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Home Selling in Redwood City : Real Estate Advice

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  • Local Info9
  • Home Buying38
  • Home Selling8
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Activity 11
Tue Dec 27, 2016
Angelica P answered:
Hi,

I have emailed you regarding your concern.



Thank you for using Trulia!

Angelica
Trulia Consumer Care
0 votes 1 answer Share Flag
Thu Apr 21, 2016
costumesociety asked:
Fri Jan 30, 2015
Derek Jones answered:
You do not need to pay a Realtor if you sell by owner. If a Realtor assist you they will want a commission. Typically when you hire a Realtor they will charge you x commission to sell your house. That commission gets split between the listing and selling agent. So if you sell your house for $500k and agree to 5% commission, that mean listing broker gets 2.5%($12500) and selling broker get 2.5%($12500). Commissions are negotiable and can be a percent or flat fee.

Good luck with your sale.
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0 votes 4 answers Share Flag
Thu Oct 8, 2009
The Medford Team answered:
Mary:

We use staging for all of our listings – in fact, we believe staging is so important we started our own staging company. In addition to our listings, our company is now used by other area Realtors as well. As you can imagine, there has not been as much demand for staging in the past year because the majority of sales in our area have been REOs. This is now changing and, as normal sales are entering the market in larger numbers, staging volume is increasing as well. There are a number of staging companies that have gone out of business over the past couple of years, but we anticipate a resurgence as the market begins to stabilize.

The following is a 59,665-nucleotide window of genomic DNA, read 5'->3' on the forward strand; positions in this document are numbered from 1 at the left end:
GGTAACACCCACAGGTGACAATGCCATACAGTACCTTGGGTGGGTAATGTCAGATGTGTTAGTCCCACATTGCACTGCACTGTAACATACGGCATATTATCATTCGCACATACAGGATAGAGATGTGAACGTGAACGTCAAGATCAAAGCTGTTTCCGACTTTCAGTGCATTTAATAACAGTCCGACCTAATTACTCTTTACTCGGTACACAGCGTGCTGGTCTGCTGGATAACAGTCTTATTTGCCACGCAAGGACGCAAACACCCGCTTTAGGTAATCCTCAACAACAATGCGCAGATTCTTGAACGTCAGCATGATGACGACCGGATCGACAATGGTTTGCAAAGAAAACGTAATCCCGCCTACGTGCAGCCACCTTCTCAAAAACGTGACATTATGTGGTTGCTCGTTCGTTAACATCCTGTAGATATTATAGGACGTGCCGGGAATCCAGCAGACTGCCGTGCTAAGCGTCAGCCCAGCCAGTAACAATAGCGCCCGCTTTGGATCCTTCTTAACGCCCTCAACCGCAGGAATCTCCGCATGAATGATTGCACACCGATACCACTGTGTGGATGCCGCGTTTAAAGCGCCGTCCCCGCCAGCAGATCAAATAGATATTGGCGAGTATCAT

Our stager was trained and certified by Barb Schwarz (www.stagedhomes.com) and has the ASP and IAHSP credentials. www.thenextstages.com

Here are a couple of posts that may be helpful:

No Stage, No Play
http://blog.homegain.com/home-improvement/no-stage-no-play/

How To “Play” Against REOs With Your “Normal” Sale – A Critical Factor Required To Win
http://www.trulia.com/blog/carl_medford/2009/04/why_you_need_the_best_st
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0 votes 1 answer Share Flag
Tue Jun 2, 2009
Don Tepper answered:
Good answers already. And just to emphasize two points: Commissions are negotiable (as you know), and customs and practices tend to vary by community.

However, IF, hypothetically, the most common commission rate for your area is 6%, with 3% to each agent, then your agent is already doing you a favor by reducing his commission. Some agents wouldn't do that. Similarly, when representing a buyer, many agents would prefer a 3% commission to a 2.5% commission. That doesn't mean they won't show your property, but they might suggest viewing other properties first.

One thing a lower commission can suggest is that it might be more difficult to deal with a seller, that there may well be glitches and problems with other areas of the transaction. It can also suggest that the seller isn't really all that interested in selling. It certainly can suggest that the seller has less flexibility in price negotiations, and that can be a real deal-killer especially if your home isn't already very attractively priced.

So: Do whatever you wish. Just recognize some of the trade-offs for what is a 1/2% savings on the commission--all of, let's say, $5,000 on a $1 million property.
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0 votes 10 answers Share Flag
Sun Feb 1, 2009
David Tapper answered: